The one disappointment in Yosemite in September is that most of the legendary waterfalls typically have shut down for the year. Last time, Bridalveil Falls, Nevada and Mist Falls were still photogenic, but Upper and Lower Yosemite Falls were reduced to trickles. This year, after a winter nearly as open as New England's, the Yosemite Falls were just gone. The attraction had been renamed Yosemite Walls by the locals. "You shoulda been here last year," they all said. Em had been. In the high country, the winter of 2010-2011 didn't end until July, and all the Valley falls, which are entirely snow-fed, kept going through the entire year.  We consoled ourselves with another breakfast at the Yosemite Inn.

By this time my game leg was a bit gamer, stiff and bleeding again, so we split up. I took the bus back to the camp, thinking a dip in the river would be therapeutic. The remaining family units took off for El Cap Meadow to look for rock climbing activity (to which we'll return shortly). Em said she'd have a look at the wound when they came back.

Therapeutic was just the term for a very quick dip in the Merced, which was approaching winter temperature. It did some good for the stiff muscles, and I went back to the camp to rest and repair my broken pants with tent tape. When the troops returned, Em had a look at the injury, which had become somewhat infected: no surprise considering the dust. She washed it, applied more antibiotic, and bandaged it.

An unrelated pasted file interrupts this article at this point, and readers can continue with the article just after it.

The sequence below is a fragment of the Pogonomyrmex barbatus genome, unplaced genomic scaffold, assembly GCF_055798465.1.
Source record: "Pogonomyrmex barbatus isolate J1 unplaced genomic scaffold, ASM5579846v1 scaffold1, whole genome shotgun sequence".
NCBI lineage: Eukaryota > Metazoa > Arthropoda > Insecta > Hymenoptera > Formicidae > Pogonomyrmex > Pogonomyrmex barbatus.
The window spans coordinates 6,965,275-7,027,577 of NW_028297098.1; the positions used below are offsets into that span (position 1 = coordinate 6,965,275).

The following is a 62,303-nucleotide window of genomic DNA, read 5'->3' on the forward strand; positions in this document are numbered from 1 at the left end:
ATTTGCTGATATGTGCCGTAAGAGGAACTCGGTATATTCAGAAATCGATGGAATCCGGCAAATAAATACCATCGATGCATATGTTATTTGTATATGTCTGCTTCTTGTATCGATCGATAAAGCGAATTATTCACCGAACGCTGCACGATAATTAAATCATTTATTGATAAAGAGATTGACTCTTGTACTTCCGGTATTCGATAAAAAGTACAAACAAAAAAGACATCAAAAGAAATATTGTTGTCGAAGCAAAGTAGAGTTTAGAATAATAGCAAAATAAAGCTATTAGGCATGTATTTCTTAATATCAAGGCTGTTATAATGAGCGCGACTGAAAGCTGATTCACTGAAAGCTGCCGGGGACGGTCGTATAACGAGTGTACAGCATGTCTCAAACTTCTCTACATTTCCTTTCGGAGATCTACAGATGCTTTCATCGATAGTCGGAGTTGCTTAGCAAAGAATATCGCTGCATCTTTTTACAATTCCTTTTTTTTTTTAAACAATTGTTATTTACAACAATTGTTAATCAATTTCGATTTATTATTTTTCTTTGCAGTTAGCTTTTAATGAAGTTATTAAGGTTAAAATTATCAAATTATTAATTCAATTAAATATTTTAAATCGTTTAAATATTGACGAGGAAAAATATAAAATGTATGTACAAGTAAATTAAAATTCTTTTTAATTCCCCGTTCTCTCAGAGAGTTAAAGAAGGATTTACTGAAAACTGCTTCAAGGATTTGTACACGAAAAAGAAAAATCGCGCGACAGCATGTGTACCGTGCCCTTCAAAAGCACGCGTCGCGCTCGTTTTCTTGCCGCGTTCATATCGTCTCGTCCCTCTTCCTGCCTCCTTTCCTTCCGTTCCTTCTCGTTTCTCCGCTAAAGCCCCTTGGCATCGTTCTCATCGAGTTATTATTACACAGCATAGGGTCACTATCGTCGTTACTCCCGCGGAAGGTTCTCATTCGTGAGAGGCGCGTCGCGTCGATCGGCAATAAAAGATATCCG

Between the treatment and the freezing river, I felt ready for anything. Up to this point, we had all resorted to the usual hiker's shower: you walk in in whatever you've been wearing, and carrying a change of clothes. Then, shower and hand wash the clothes simultaneously, and change into clean stuff. All our gear is quick-dry, especially so in the Valley's dry heat; but all of it was somewhat short of clean. This was bothering Christine, who decided  to stay in camp and  run an actual load of laundry. She also remained stiff from yesterday's fall. Em and I launched ourselves up CA41 to set about finding the Old Wawona Road.

Driver Sam's story, confirmed elsewhere, was that improvements to the Wawona Road (CA41) in the early 1930s had left this stretch of the old road abandoned in the woods. He claimed that one could find remains of Model Ts etc. that had gone off the road still rusting away beside it. There was also the assertion of a number of photographers that Ansel Adams could not have taken his signature views of Yosemite Valley from today's Tunnel View. He had to have been somewhere else, and that somewhere was along the old road. There's all that, and the appeal of exploring an unofficial trail that few visitors know about.

It's 2.6-ish miles from the Tunnel View trailhead to Inspiration Point, the first well-known viewpoint going eastbound on the Pohono Trail. The Pohono crosses the Old Wawona Road about halfway up, with very little fanfare.